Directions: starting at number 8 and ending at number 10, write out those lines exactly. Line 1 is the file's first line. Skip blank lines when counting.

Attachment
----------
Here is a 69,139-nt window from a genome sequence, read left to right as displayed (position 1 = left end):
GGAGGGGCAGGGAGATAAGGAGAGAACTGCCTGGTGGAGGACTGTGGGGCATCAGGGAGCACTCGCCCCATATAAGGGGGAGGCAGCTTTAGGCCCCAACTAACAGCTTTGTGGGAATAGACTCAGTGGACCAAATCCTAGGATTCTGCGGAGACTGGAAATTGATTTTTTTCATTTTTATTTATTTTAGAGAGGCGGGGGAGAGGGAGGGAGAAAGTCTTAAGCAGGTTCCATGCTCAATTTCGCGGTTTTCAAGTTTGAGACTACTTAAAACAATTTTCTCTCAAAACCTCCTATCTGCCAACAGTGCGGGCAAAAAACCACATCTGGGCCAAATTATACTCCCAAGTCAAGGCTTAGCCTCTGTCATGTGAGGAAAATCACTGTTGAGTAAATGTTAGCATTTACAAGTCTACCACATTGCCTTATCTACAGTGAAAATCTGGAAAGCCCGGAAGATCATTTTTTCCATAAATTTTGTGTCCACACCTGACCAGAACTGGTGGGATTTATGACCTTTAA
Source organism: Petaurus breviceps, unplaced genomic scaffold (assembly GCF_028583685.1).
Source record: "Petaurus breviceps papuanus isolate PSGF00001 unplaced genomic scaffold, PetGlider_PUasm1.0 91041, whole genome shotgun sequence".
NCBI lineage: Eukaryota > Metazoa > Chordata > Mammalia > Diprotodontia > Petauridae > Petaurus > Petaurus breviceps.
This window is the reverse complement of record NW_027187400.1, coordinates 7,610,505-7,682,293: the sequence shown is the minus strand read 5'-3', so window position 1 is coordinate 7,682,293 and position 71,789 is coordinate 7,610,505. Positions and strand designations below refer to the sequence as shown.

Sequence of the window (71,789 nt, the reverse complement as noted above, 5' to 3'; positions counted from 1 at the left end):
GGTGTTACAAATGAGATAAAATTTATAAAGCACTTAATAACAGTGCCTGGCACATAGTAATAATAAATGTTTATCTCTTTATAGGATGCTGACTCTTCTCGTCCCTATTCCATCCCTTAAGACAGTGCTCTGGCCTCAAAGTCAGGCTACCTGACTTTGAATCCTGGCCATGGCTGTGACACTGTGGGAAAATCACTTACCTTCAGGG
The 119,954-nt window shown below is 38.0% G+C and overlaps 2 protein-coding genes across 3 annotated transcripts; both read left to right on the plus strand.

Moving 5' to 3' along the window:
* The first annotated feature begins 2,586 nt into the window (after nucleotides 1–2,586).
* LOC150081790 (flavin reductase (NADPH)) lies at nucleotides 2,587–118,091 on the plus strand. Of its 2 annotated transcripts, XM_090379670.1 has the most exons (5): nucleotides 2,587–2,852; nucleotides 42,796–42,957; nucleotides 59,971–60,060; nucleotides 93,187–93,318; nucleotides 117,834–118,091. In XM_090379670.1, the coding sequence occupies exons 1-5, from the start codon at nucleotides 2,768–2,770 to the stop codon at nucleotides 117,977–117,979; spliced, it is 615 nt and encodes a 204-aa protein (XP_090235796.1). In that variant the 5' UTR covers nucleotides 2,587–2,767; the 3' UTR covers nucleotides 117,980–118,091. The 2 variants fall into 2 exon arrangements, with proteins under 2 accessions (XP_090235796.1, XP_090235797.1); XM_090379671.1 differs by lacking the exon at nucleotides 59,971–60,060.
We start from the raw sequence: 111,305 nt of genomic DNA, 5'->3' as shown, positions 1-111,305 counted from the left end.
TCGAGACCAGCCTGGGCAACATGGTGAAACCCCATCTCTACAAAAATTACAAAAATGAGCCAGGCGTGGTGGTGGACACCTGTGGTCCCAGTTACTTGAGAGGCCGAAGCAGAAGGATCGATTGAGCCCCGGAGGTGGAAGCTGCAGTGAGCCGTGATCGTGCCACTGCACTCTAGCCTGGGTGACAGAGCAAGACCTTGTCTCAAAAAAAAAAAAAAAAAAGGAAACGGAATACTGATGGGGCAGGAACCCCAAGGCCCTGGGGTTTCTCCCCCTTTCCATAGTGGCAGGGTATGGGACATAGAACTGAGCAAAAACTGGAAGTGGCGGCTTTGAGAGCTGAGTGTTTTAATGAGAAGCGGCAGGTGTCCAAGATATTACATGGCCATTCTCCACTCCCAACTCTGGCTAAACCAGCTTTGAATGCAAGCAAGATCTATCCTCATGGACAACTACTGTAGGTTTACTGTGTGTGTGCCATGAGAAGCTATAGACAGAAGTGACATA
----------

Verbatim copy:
GGTGTTACAAATGAGATAAAATTTATAAAGCACTTAATAACAGTGCCTGGCACATAGTAATAATAAATGTTTATCTCTTTATAGGATGCTGACTCTTCTCGTCCCTATTCCATCCCTTAAGACAGTGCTCTGGCCTCAAAGTCAGGCTACCTGACTTTGAATCCTGGCCATGGCTGTGACACTGTGGGAAAATCACTTACCTTCAGGG
The 119,954-nt window shown below is 38.0% G+C and overlaps 2 protein-coding genes across 3 annotated transcripts; both read left to right on the plus strand.

Moving 5' to 3' along the window: